Sorted By: Month (12) and Year (2015)

Getting Started with Neo4j in .NET with Neo4jClient Library

I have been looking into Neo4j, a graph database, for a while and here is what impressed me the most while trying to work with it through the Neo4jClient .NET library.
2015-12-13 19:07
Tugberk Ugurlu


I am really in love with the side project I am working on now. It is broken down to little "micro" applications (a.k.a. microservices), uses multiple data storage technologies and being brought together through Docker. As a result, the entire solution feels very natural, not-restricted and feels so manageable.

One part of this solution requires to answer a question which involves going very deep inside the data hierarchy. To illustrate what I mean, have a look at the below graph:

movies-with-only-agency-employees-2

Here, we have an agency which has acquired some actors. Also, we have some movies which employed some actors. You can model this in various data storage systems in various ways but the question I want to answer is the following: "What are the movies which employed all of its actors from Agency-A?". Even thinking about the query you would write in T-SQL is enough to melt your brain for this one. It doesn’t mean that SQL Server, MySQL, etc. are bad data storage systems. It’s just that this type of questions are not among those data storage systems' strengths.

Enters: Neo4j

Neo4j is an open-source graph database implemented in Java and accessible from software written in other languages using the Cypher query language through a transactional HTTP endpoint (Wikipedia says). In Neo4j, your data set consists of nodes and relationships between these nodes which you can interact with through the Cypher query language. Cypher is a very powerful, declarative, SQL-inspired language for describing patterns in graphs. The biggest thing that stands out when working with Cypher is the relationships. Relationships are first class citizens in Cypher. Consider the following Cypher query which is brought from the movie sample in Neo4j web client:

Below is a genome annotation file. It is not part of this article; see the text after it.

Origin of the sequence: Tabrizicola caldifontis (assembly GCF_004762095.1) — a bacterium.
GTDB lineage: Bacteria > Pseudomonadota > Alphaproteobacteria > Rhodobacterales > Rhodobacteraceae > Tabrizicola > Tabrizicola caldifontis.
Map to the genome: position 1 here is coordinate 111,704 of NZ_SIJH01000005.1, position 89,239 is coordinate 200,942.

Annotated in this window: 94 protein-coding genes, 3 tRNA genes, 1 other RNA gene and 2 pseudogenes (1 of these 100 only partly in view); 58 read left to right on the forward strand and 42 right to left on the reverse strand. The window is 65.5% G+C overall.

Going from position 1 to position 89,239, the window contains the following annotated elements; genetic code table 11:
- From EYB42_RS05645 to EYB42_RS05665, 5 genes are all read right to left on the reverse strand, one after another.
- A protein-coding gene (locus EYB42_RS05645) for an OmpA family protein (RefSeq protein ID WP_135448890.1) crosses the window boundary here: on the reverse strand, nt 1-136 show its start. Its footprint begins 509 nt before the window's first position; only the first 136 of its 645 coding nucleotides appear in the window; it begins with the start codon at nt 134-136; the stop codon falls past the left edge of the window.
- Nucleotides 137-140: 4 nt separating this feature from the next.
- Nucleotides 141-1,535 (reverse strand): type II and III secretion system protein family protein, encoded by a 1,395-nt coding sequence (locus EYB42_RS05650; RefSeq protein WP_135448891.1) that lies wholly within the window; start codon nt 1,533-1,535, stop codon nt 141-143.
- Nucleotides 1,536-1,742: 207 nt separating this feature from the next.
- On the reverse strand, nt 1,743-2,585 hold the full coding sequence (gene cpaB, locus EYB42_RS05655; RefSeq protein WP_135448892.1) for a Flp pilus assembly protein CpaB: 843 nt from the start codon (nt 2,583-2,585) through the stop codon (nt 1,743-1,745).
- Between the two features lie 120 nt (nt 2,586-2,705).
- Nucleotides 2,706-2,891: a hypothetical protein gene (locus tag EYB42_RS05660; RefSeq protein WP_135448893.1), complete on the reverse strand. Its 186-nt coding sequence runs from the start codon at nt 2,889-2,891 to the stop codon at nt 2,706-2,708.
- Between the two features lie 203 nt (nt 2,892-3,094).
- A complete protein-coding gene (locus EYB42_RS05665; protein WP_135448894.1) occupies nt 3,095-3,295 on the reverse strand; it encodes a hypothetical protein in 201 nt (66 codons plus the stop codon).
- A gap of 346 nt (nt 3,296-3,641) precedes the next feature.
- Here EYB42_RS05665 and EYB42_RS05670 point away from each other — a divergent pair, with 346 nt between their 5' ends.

You can bring up the this movie sample by just running ":play movie graph" from the Neo4j web client and walk through it.

MATCH (tom:Person {name: "Tom Hanks"})-[:ACTED_IN]->(tomHanksMovies) RETURN tom,tomHanksMovies

This will list all Tom Hanks movies. However, when you read it from left to right, you will pretty much understand what it will do anyway. The interesting part here is the ACTED_IN relationship inside the query. You may think at this point that this is not a big deal as it can probably translate the below T-SQL query:

SELECT * FROM Movies m
INNER JOIN MovieActors ma ON ma.MovieId = m.Id
WHERE ma.ActorId = 1;

However, you will start seeing the power as the questions get interesting. For example, let’s find out Tom Hanks’ co-actors from the every movie he acted in (again, from the same sample):

MATCH (tom:Person {name:"Tom Hanks"})-[:ACTED_IN]->(m)<-[:ACTED_IN]-(coActors) RETURN coActors.name

It’s just mind-blowingly complicated to retrieve this from a relational database but with Cypher, it is dead easy. You can start to see that it’s all about building up nodes and declaring the relationships to get the answer to your question in Neo4j.

Neo4j in .NET

As Neo4j communicates through HTTP, you can pretty much find a client implementation in every ecosystem and .NET is not an exception. Amazing people from Readify is maintaining Neo4jClient OSS project. It’s extremely easy to use this and the library has a very good documentation. I especially liked the part where they have documented the thread safety concerns of GraphClient. It is the first thing I wanted to find out and there it was.

Going back to my example which I mentioned at the beginning of this post, I tried to handle this through the .NET Client. Let’s walk through what I did.

You can find the below sample under my DotNetSamples GitHub repository.

First, I initiated the GraphClient and made some adjustments: